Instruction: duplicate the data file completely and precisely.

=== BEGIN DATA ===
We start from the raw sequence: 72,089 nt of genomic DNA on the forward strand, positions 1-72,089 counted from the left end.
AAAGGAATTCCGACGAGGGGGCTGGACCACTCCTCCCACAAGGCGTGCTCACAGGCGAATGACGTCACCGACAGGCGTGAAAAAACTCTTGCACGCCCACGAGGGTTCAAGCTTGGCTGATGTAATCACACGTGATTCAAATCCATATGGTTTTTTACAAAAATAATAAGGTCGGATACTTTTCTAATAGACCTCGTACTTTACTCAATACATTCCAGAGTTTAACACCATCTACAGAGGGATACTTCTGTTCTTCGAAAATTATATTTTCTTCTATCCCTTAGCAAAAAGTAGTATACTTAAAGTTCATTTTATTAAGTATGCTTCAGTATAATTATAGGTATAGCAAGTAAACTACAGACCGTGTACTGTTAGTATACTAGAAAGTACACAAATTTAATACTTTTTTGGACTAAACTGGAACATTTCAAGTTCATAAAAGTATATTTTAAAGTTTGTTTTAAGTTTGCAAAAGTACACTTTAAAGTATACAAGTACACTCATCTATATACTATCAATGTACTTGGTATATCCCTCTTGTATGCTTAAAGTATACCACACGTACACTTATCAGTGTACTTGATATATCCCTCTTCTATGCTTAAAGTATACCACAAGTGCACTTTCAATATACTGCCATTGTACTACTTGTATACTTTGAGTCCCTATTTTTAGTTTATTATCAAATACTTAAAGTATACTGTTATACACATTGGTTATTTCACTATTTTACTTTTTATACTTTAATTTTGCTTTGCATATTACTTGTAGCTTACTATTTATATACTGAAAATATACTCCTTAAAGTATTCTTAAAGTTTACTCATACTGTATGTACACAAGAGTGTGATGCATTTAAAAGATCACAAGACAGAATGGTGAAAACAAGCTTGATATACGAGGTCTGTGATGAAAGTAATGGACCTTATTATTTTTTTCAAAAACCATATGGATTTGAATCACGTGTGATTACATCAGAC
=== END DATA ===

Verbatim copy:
We start from the raw sequence: 72,089 nt of genomic DNA on the forward strand, positions 1-72,089 counted from the left end.
AAAGGAATTCCGACGAGGGGGCTGGACCACTCCTCCCACAAGGCGTGCTCACAGGCGAATGACGTCACCGACAGGCGTGAAAAAACTCTTGCACGCCCACGAGGGTTCAAGCTTGGCTGATGTAATCACACGTGATTCAAATCCATATGGTTTTTTACAAAAATAATAAGGTCGGATACTTTTCTAATAGACCTCGTACTTTACTCAATACATTCCAGAGTTTAACACCATCTACAGAGGGATACTTCTGTTCTTCGAAAATTATATTTTCTTCTATCCCTTAGCAAAAAGTAGTATACTTAAAGTTCATTTTATTAAGTATGCTTCAGTATAATTATAGGTATAGCAAGTAAACTACAGACCGTGTACTGTTAGTATACTAGAAAGTACACAAATTTAATACTTTTTTGGACTAAACTGGAACATTTCAAGTTCATAAAAGTATATTTTAAAGTTTGTTTTAAGTTTGCAAAAGTACACTTTAAAGTATACAAGTACACTCATCTATATACTATCAATGTACTTGGTATATCCCTCTTGTATGCTTAAAGTATACCACACGTACACTTATCAGTGTACTTGATATATCCCTCTTCTATGCTTAAAGTATACCACAAGTGCACTTTCAATATACTGCCATTGTACTACTTGTATACTTTGAGTCCCTATTTTTAGTTTATTATCAAATACTTAAAGTATACTGTTATACACATTGGTTATTTCACTATTTTACTTTTTATACTTTAATTTTGCTTTGCATATTACTTGTAGCTTACTATTTATATACTGAAAATATACTCCTTAAAGTATTCTTAAAGTTTACTCATACTGTATGTACACAAGAGTGTGATGCATTTAAAAGATCACAAGACAGAATGGTGAAAACAAGCTTGATATACGAGGTCTGTGATGAAAGTAATGGACCTTATTATTTTTTTCAAAAACCATATGGATTTGAATCACGTGTGATTACATCAGAC